Defining Print Culture for Youth: The Cultural Work of Children's Literature

By Anne Lundin; Wayne A. Wiegand | Go to book overview

8
LEARNING TO BE A WOMAN:
LESSONS FROM GIRL SCOUTING AND
HOME ECONOMICS, 1920–1970

Rima D. Apple and Joanne Passet

Increasingly, historians have been studying the importance of such popular culture as film, radio, and music in the lives of adolescents. Crucial but neglected in this creative research has been attention to the role of less dramatic but perhaps more pervasive print messages provided by the American school system and girls' social organizations. Girl Scouting and home economics classes represent typical experiences for girls in twentiethcentury America. Between 1920 and 1970, millions joined Girl Scout troops—some stayed only a year or two, but many others maintained their memberships into adulthood.1 At the same time, American girls often were required to attend home economics classes as a part of their primary and secondary school education. Common as these two parallel experiences were, we know little about them and the messages they conveyed to American girls about domesticity and citizenship.2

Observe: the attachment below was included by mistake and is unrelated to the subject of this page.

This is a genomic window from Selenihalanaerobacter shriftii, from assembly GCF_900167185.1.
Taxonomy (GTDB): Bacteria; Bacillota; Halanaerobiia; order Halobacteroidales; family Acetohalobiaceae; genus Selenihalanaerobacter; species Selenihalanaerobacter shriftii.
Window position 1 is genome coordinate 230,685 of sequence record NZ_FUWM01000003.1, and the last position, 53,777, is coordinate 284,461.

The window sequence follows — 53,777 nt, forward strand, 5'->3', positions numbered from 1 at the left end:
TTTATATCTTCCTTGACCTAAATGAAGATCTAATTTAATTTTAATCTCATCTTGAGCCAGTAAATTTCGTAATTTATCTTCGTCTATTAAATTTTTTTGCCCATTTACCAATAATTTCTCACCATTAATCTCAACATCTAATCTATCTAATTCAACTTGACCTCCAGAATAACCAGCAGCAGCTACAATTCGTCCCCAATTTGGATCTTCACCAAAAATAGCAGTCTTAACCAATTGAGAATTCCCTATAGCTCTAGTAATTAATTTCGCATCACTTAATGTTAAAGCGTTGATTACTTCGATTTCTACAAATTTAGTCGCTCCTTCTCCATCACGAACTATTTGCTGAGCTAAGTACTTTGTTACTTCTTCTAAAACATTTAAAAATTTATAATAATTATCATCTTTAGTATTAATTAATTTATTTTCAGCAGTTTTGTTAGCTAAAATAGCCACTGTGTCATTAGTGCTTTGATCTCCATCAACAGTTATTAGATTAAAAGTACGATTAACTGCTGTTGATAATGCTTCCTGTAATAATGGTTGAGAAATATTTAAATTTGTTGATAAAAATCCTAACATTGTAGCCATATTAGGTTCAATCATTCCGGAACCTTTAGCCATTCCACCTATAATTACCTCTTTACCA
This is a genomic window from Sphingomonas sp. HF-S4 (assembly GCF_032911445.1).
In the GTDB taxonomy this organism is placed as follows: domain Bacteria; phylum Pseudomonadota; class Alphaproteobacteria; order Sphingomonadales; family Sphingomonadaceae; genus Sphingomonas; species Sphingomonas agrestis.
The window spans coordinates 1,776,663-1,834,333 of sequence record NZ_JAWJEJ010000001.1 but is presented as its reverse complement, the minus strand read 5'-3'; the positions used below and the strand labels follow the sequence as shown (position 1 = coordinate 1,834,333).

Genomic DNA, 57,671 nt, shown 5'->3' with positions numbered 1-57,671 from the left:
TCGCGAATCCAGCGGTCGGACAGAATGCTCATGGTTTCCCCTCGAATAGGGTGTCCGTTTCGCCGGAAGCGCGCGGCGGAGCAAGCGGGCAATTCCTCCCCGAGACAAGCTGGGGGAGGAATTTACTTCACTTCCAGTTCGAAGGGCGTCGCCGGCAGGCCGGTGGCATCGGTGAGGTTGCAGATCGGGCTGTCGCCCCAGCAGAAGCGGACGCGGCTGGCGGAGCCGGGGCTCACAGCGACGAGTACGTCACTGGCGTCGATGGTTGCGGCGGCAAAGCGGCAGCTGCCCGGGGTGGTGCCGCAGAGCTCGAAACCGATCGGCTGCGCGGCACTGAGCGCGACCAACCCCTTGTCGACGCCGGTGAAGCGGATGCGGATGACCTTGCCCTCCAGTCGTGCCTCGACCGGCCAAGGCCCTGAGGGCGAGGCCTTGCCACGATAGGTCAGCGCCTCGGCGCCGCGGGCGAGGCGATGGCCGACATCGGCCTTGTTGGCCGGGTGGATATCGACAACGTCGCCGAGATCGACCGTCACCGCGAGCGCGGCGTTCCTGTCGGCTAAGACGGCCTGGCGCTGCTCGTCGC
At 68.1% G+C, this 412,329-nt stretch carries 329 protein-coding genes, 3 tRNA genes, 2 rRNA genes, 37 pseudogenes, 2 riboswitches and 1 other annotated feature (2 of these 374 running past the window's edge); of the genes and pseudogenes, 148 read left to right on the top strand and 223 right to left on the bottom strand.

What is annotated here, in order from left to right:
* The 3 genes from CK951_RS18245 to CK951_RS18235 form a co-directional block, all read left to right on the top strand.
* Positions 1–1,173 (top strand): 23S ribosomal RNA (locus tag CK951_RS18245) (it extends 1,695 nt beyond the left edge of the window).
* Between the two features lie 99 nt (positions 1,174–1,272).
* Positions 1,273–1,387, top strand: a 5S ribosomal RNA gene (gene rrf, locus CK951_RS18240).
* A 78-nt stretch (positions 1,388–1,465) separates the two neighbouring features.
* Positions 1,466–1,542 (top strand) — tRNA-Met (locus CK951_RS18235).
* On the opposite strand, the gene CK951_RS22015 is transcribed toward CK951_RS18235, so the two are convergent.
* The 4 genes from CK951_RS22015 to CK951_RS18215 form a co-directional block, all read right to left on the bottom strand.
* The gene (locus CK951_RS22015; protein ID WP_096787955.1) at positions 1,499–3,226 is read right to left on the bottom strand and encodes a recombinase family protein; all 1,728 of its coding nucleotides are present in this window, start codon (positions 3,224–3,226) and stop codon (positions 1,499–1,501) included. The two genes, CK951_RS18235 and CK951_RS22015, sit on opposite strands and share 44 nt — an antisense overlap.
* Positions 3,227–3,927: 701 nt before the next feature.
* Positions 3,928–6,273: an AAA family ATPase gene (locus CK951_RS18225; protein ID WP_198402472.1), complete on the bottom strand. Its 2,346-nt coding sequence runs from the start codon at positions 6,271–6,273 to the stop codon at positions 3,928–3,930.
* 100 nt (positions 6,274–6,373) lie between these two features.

Textbooks served as the basic tools for students in home economics classes; in many instances their grades depended on a careful reading of these texts. Similarly, Girl Scout manuals explained the various aspects of Scouting and, most importantly, outlined the specific requirements for acquiring merit badges, the focus of most Girl Scout activities. Scouts would have read them very closely.3 Hence, Girl Scout manuals and home economics textbooks reached millions of impressionable girls. Given the vast numbers who participated in home economics training and the Girl Scouts, analyses of their manuals and textbooks are critical to understanding of the development of twentieth-century American youth culture.

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